By Johan Smith - 6 Aug 2022
Do you have multiple "dimensions" in your business (e.g. departments, locations, cost centers, product groups, sales channels etc) but are you unable to record these transactions properly in your accounting system?
Most accounting systems offer only up to 2 fields to "track" specifications of revenue and expense transactions. Examples are "department" and "location" in Quickbooks, or "tracking categories" in Xero. Other systems may only offer just 1 segment, such as "department".
But what are your options you want to track more than 2 segments? This is where XLReporting comes to the rescue thanks its powerful features in importing and classifying data.
Here are some alternative solutions you can use:
If the revenue (or expense) specifications are related to customers or projects, you might be able to record your transactions accordingly. In XLReporting you can define classifications on customers and projects, enabling you to build really flexible reports. Basically, the mapping in XLReporting will augment the recorded transactions in your accounting system.
For revenue (or expense) specifications that are not related to customers or projects, you could follow another approach: create multiple accounts with a suffix that indicates the specification. For example, let's say we want to track "Marketing costs" across 3 different channels: offline, PPC, and social media.
So instead of one account (say) "43000 Marketing costs", you create 3 accounts:
When XLReporting imports the date from your accounting system, it will separate the 2 parts and record them separately, giving you accounts (e.g. 43000) and channels (e.g. 1, 2, and 3) which you can use independently in your reports. In XLReporting you can define classifications on these channels, so you augment your reports.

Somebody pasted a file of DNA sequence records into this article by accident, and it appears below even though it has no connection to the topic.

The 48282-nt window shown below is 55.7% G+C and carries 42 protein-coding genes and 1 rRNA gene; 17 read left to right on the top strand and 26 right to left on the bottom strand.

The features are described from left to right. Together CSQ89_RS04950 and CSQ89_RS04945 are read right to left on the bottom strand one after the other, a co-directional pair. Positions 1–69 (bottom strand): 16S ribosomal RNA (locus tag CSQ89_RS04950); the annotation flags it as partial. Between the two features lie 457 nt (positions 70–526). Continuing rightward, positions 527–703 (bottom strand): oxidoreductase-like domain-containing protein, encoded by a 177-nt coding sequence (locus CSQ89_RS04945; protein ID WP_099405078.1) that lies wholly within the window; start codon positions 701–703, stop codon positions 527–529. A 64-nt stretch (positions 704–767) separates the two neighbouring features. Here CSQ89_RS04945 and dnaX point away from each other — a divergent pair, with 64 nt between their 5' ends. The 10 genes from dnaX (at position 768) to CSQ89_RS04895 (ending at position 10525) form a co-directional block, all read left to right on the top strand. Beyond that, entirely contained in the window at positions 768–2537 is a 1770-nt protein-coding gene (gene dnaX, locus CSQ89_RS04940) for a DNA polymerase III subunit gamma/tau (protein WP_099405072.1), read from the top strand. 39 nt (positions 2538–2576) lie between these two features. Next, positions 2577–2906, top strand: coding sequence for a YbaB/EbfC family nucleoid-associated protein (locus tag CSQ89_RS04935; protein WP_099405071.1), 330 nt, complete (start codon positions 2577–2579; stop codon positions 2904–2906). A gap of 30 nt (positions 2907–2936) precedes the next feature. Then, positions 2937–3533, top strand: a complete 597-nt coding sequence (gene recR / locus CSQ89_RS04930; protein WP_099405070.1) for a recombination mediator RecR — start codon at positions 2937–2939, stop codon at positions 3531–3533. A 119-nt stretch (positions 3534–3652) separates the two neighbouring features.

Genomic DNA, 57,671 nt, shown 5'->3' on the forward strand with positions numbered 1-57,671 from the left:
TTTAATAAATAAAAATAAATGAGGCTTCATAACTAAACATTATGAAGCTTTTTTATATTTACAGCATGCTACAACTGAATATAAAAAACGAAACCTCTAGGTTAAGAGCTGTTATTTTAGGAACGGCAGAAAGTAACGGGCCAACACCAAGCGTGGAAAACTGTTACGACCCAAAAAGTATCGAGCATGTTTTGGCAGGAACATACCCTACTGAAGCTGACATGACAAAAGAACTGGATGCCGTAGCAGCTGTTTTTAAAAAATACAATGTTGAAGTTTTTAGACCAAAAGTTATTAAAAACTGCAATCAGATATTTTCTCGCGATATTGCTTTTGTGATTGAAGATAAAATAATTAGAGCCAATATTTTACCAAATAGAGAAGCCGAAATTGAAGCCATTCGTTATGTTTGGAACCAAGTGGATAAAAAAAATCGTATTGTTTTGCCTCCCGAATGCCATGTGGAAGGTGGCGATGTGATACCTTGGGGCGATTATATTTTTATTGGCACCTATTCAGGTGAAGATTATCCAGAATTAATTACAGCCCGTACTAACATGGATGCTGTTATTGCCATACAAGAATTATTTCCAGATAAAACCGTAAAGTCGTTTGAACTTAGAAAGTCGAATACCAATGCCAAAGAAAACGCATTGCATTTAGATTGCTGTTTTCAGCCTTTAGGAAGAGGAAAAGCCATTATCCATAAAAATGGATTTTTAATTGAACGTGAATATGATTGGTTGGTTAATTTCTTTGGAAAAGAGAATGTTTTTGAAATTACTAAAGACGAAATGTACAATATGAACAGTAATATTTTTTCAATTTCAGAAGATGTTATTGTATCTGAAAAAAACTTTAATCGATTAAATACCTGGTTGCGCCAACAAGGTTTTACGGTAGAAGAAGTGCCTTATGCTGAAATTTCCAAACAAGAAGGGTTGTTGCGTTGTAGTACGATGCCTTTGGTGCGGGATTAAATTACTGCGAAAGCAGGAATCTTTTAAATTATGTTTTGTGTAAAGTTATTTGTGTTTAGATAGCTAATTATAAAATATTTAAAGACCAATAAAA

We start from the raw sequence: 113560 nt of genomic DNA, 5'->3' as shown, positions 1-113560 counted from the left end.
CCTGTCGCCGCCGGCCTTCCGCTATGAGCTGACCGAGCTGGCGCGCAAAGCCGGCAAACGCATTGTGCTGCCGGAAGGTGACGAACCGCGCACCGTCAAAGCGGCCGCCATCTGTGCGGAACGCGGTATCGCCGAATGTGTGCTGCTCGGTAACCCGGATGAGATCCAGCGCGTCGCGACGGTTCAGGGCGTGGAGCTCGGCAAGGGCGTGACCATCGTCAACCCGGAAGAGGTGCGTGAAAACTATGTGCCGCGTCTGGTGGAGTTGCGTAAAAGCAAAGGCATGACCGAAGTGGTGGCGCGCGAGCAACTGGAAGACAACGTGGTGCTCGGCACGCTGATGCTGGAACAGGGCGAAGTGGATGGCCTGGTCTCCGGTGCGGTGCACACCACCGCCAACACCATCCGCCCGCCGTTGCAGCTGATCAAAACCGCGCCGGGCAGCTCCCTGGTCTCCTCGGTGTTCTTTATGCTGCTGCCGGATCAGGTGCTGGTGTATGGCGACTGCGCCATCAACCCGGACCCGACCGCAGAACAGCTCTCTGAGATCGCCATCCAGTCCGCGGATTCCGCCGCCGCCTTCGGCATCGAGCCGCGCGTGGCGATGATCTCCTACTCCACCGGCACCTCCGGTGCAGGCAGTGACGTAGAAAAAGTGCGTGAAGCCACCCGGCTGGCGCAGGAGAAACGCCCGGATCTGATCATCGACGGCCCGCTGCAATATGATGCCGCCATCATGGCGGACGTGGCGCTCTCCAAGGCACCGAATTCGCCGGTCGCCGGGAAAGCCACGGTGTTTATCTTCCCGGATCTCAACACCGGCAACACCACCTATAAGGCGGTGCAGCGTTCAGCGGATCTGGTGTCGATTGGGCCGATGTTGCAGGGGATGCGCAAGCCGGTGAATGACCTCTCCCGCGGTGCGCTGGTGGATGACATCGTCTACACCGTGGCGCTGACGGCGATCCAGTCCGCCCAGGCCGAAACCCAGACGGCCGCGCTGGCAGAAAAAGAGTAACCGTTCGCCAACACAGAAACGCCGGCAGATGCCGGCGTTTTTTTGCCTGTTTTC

Once you imported the data from your accounting system, you can create a relevant classification and aggregation (grouping) in XLReporting. In above example, you will be able to report and filter your marketing expenses by channels. Other examples are to divide your customers into customer groups, or to group customers by country. How cool is it if your reports can roll up to customer groups, and you can drill down into individual customers?
Below is an example chart of accounts, in which each account rolls up to a Class. Now you can run reports on an aggregated level, whilst also drill down into individual account level:
For optimal reporting, you need to find the dimensions in your business, create a relevant classification, and find a way to record the transactions in your accounting system accordingly. And most importantly, use a powerful reporting platform such as XLReporting to give you insights into your business.← Back to articles
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